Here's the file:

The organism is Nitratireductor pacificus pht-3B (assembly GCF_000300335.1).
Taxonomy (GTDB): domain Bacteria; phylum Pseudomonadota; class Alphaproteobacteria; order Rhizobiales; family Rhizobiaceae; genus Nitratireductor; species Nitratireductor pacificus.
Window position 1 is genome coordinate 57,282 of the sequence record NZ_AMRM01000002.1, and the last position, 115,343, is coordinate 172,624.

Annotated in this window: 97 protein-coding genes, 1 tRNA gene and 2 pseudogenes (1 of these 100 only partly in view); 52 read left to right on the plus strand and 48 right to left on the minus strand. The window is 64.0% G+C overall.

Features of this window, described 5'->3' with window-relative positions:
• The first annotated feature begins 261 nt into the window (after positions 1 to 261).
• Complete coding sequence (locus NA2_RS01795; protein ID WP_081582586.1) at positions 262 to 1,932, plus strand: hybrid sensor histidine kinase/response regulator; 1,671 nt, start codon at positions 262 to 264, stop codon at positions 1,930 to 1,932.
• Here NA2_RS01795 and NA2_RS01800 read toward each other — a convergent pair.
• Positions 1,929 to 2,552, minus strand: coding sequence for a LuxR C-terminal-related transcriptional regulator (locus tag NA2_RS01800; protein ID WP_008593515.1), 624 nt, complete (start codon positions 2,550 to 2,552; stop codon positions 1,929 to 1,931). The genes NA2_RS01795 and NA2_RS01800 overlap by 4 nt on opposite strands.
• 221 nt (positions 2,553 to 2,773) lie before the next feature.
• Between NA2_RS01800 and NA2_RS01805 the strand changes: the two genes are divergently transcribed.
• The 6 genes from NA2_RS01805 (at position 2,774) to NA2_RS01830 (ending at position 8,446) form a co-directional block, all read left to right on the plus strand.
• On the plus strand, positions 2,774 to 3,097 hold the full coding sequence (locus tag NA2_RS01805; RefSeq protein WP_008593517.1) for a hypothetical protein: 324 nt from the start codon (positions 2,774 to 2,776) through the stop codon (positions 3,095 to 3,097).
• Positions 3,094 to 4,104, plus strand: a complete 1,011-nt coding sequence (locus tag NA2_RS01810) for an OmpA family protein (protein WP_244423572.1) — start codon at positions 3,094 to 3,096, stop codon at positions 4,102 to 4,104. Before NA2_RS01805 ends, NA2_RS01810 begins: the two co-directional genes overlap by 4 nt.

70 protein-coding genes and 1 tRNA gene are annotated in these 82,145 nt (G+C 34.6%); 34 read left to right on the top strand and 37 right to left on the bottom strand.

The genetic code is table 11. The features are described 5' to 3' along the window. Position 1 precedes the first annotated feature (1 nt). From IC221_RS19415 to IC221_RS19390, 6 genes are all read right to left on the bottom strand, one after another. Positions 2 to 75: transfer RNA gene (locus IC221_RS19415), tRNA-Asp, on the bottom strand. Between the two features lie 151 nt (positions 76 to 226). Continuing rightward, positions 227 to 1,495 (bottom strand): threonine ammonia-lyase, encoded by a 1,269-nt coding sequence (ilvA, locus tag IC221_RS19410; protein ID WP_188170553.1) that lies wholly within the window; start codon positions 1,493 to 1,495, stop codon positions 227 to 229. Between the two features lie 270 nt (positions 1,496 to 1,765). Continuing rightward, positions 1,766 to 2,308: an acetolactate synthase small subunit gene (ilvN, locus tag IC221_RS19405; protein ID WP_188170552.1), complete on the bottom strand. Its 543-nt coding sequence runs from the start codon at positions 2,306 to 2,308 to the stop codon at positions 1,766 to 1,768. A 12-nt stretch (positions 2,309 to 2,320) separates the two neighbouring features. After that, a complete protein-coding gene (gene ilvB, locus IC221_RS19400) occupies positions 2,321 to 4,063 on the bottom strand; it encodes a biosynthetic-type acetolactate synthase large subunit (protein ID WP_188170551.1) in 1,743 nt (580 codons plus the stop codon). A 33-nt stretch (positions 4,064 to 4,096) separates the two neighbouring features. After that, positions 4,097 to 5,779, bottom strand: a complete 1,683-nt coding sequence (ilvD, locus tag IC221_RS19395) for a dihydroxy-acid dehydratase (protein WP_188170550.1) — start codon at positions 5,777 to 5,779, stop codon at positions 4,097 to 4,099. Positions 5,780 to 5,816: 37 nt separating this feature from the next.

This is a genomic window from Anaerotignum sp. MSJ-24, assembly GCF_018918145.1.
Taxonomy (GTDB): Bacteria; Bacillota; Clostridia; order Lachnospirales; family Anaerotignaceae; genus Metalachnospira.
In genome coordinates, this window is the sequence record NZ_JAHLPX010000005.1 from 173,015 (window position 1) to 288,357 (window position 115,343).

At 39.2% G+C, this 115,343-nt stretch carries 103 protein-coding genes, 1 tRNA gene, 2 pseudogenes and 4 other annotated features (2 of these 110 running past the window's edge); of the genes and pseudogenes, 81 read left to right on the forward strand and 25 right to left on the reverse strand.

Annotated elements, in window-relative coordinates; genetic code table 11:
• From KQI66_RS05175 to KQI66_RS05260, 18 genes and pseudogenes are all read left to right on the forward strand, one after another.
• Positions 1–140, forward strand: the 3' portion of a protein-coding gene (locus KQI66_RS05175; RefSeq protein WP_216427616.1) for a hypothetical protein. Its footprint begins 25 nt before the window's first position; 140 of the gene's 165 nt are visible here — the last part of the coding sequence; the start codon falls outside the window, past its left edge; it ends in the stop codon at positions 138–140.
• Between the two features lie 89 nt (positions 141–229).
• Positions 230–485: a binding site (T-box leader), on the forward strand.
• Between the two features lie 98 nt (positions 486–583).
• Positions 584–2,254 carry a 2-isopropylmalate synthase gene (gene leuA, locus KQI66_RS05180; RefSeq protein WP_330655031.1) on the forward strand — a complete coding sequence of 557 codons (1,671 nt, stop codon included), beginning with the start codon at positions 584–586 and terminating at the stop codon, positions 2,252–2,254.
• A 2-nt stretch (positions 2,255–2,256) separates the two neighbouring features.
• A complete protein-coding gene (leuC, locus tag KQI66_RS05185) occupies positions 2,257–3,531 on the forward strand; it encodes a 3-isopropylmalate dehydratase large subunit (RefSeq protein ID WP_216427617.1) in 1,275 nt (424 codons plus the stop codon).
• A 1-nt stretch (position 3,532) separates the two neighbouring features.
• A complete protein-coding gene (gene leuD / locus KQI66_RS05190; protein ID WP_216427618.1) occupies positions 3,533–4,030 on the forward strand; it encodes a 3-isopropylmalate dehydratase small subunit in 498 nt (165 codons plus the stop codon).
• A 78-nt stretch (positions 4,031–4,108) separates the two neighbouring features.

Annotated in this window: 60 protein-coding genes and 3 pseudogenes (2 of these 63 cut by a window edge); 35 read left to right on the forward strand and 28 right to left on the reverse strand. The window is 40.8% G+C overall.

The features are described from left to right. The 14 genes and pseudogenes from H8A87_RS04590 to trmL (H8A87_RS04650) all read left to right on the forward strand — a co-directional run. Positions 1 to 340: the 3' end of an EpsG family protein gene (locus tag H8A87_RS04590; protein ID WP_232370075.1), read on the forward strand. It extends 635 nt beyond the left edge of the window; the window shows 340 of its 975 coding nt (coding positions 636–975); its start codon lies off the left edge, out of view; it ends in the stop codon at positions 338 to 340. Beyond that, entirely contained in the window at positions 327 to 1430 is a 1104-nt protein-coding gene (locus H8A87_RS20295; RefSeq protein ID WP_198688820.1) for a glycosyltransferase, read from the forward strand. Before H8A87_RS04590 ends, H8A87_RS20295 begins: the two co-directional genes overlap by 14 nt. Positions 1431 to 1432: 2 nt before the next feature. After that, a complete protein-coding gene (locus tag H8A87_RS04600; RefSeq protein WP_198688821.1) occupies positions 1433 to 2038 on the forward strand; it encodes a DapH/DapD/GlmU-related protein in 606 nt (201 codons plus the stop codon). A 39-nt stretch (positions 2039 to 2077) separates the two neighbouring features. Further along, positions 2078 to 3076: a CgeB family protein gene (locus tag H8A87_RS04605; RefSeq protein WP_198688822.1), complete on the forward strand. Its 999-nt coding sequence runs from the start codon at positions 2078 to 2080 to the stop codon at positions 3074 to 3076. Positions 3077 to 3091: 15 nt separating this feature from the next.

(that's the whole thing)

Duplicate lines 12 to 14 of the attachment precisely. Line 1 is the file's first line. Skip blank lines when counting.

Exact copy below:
• The 6 genes from NA2_RS01805 (at position 2,774) to NA2_RS01830 (ending at position 8,446) form a co-directional block, all read left to right on the plus strand.
• On the plus strand, positions 2,774 to 3,097 hold the full coding sequence (locus tag NA2_RS01805; RefSeq protein WP_008593517.1) for a hypothetical protein: 324 nt from the start codon (positions 2,774 to 2,776) through the stop codon (positions 3,095 to 3,097).
• Positions 3,094 to 4,104, plus strand: a complete 1,011-nt coding sequence (locus tag NA2_RS01810) for an OmpA family protein (protein WP_244423572.1) — start codon at positions 3,094 to 3,096, stop codon at positions 4,102 to 4,104. Before NA2_RS01805 ends, NA2_RS01810 begins: the two co-directional genes overlap by 4 nt.